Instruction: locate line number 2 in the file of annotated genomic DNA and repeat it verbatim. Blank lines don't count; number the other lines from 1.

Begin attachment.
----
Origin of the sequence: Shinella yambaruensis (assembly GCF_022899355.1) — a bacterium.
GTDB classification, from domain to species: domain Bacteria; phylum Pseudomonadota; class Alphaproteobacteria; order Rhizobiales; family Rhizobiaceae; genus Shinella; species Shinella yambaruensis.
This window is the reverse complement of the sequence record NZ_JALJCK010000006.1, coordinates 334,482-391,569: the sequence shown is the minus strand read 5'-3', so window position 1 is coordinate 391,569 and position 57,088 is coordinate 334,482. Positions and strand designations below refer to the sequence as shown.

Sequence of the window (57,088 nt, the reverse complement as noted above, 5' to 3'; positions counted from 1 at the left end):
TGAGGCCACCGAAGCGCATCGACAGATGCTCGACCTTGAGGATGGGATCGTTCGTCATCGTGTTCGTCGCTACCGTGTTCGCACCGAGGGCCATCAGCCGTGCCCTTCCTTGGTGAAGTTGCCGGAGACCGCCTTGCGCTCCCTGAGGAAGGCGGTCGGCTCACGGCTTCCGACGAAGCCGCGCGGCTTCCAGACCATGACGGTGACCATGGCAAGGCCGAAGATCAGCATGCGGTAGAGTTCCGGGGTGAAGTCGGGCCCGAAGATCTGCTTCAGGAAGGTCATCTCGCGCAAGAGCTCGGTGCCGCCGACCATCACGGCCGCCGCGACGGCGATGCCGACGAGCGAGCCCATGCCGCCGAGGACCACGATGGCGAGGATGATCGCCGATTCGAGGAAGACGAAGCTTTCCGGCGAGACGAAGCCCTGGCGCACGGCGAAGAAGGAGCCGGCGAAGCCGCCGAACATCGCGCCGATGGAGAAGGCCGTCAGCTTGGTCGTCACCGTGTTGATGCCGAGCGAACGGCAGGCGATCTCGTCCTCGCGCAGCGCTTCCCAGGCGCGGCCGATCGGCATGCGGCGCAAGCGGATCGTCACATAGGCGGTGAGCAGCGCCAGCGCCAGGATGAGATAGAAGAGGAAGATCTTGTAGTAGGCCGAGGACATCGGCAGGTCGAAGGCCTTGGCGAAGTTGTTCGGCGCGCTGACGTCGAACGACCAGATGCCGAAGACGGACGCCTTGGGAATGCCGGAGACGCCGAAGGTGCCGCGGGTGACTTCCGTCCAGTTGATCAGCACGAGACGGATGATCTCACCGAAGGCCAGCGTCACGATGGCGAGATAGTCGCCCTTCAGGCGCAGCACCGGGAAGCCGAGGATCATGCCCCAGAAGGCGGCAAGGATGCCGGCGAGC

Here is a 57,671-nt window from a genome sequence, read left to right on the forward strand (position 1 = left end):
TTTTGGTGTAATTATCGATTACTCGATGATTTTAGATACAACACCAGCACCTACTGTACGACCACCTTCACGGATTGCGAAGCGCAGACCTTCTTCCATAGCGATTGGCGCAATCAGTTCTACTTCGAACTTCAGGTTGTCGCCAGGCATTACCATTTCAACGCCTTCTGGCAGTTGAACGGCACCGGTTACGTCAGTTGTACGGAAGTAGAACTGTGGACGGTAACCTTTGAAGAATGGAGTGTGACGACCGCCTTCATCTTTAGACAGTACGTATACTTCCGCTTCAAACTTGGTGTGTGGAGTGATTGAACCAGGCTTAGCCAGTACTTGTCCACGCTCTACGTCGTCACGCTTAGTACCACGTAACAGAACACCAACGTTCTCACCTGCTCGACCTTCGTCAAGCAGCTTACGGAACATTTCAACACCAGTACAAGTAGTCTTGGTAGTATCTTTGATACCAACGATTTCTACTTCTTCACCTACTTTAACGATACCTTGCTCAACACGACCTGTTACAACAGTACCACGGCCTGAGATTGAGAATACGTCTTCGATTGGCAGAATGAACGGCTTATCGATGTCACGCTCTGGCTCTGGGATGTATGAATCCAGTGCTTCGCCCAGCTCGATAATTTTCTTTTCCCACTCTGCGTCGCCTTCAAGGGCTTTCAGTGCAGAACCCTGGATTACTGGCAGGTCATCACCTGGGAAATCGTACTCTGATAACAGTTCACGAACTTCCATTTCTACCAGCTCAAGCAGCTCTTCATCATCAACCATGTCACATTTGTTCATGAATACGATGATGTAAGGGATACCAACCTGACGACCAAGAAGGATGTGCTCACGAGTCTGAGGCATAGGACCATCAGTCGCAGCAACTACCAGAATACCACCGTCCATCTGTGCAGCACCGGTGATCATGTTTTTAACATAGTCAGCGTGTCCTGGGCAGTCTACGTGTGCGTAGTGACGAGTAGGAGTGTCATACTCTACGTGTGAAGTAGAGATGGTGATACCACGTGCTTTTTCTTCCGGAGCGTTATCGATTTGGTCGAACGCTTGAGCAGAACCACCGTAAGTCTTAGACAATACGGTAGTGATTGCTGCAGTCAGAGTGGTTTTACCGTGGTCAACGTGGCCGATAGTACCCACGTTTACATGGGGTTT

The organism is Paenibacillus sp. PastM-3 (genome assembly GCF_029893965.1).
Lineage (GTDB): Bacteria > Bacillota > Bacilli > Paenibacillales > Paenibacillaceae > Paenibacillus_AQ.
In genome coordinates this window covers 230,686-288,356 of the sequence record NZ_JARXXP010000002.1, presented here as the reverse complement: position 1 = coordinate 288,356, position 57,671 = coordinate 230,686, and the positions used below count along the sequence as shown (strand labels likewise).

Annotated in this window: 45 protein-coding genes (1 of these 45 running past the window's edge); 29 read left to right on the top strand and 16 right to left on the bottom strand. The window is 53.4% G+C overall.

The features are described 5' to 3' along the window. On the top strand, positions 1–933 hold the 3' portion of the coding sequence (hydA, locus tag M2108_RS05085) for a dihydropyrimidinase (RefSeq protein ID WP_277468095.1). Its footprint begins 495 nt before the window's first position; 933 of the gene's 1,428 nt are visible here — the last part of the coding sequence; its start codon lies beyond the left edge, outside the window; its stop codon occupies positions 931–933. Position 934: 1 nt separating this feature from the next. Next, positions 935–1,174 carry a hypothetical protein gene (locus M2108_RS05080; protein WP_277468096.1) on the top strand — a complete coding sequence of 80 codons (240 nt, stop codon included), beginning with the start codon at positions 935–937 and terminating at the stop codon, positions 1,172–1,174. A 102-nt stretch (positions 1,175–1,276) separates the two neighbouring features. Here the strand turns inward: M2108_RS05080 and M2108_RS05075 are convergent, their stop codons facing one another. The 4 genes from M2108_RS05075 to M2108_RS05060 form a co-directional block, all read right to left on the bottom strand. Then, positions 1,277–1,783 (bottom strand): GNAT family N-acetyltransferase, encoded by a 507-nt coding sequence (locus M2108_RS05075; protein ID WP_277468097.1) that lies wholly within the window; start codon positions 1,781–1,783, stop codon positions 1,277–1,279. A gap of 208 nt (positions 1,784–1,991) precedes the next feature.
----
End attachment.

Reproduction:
GTDB classification, from domain to species: domain Bacteria; phylum Pseudomonadota; class Alphaproteobacteria; order Rhizobiales; family Rhizobiaceae; genus Shinella; species Shinella yambaruensis.